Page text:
7 Sep 07 18:34
Sheesh, UcfSE, I've been signing/sealing since 1985 and just now you bring this up and make me think about it!!
Seriously, though, I think generally most incorporated firms in the US, who have liability insurance, have you covered as you are working as an agent of the firm.
When I sign letters, it's not:
John Doe, PE
ABC Consulting, Inc.
John Doe, PE
So the concept is that you are protected from anyone filing suit to take your house, etc. They can legally only sue the firm, not you personally.
Same goes for the signing/sealing of plans and specs. As long as these documents represent themselves as a corporate product, with the company name on them, you are acting as an agent of the firm, not as an individual doing business with the client directly.
If you look at the recent Boston tunnel ceiling collapse, the liability is falling on the firms, not any one engineer or contractor superintendent.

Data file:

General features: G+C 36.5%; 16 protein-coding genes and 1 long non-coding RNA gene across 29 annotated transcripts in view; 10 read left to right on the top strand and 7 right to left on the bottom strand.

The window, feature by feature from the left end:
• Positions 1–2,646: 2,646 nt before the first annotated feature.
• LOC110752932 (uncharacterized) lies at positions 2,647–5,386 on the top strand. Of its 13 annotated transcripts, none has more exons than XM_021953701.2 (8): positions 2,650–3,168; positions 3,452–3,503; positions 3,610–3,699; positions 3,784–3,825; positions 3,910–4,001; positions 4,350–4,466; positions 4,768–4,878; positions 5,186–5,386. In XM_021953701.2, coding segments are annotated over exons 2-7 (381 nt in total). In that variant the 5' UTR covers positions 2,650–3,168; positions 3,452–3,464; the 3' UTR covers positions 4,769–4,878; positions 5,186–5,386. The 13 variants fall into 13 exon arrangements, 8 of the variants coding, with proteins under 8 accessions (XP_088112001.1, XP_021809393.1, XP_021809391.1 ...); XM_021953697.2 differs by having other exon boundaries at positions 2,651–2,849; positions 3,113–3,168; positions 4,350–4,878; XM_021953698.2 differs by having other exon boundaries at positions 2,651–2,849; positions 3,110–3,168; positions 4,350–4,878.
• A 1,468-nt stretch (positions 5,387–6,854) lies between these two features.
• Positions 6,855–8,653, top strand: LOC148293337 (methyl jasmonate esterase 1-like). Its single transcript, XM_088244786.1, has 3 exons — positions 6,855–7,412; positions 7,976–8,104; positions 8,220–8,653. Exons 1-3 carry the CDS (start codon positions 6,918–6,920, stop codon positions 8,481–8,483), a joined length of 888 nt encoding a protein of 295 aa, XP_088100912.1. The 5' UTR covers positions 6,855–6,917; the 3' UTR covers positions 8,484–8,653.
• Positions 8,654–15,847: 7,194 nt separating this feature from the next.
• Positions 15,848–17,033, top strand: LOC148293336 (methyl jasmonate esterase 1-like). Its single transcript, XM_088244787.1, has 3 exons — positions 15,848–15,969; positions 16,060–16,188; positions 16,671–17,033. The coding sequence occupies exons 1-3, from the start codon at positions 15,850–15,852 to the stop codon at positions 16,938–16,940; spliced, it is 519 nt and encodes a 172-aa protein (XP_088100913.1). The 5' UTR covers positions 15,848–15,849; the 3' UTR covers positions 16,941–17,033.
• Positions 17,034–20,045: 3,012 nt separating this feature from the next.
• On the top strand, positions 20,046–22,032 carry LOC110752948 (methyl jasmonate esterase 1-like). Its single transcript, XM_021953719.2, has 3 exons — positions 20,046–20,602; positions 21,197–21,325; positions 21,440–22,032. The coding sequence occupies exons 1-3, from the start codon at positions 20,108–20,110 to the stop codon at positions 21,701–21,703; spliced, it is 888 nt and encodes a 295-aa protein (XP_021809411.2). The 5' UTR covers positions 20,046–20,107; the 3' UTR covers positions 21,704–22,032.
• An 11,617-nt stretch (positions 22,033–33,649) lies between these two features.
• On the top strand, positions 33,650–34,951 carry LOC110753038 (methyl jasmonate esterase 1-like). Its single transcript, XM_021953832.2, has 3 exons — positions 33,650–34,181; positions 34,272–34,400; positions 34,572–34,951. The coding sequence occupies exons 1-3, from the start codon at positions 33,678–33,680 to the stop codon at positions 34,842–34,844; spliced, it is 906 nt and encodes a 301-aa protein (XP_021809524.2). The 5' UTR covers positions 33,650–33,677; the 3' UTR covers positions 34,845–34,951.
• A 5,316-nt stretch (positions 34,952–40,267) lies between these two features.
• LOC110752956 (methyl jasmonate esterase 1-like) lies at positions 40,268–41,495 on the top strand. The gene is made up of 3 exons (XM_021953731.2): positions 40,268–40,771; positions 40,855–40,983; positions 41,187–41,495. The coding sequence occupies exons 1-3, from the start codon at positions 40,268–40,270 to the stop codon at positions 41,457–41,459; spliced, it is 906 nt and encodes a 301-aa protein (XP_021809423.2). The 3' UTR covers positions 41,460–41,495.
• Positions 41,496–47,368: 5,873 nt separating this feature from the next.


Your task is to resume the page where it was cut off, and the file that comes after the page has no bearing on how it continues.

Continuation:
I would ask them the following:
1. Does the firm carry professional liability insurance?
2. How much does it carry ($1 million is usually the minimum)
3. Is the firm a corporation licensed in all the states we will be providing engineering services in? (if not, then this is really another matter as firms in many states must register and pay a fee to do business from another state).
4. Does the insurance have any conditions where the insurance company would not protect me and my personal assets from litigation?
5. Will there ever be conditions where you will ask me to seal something not designed by me or under my supervision? (not likely I assume)
6. Will there ever be conditions where you will ask me to seal something in another discipline than my own? (again – probably not likely)
Hope this helps – I’m sure some others out there may have ideas as well.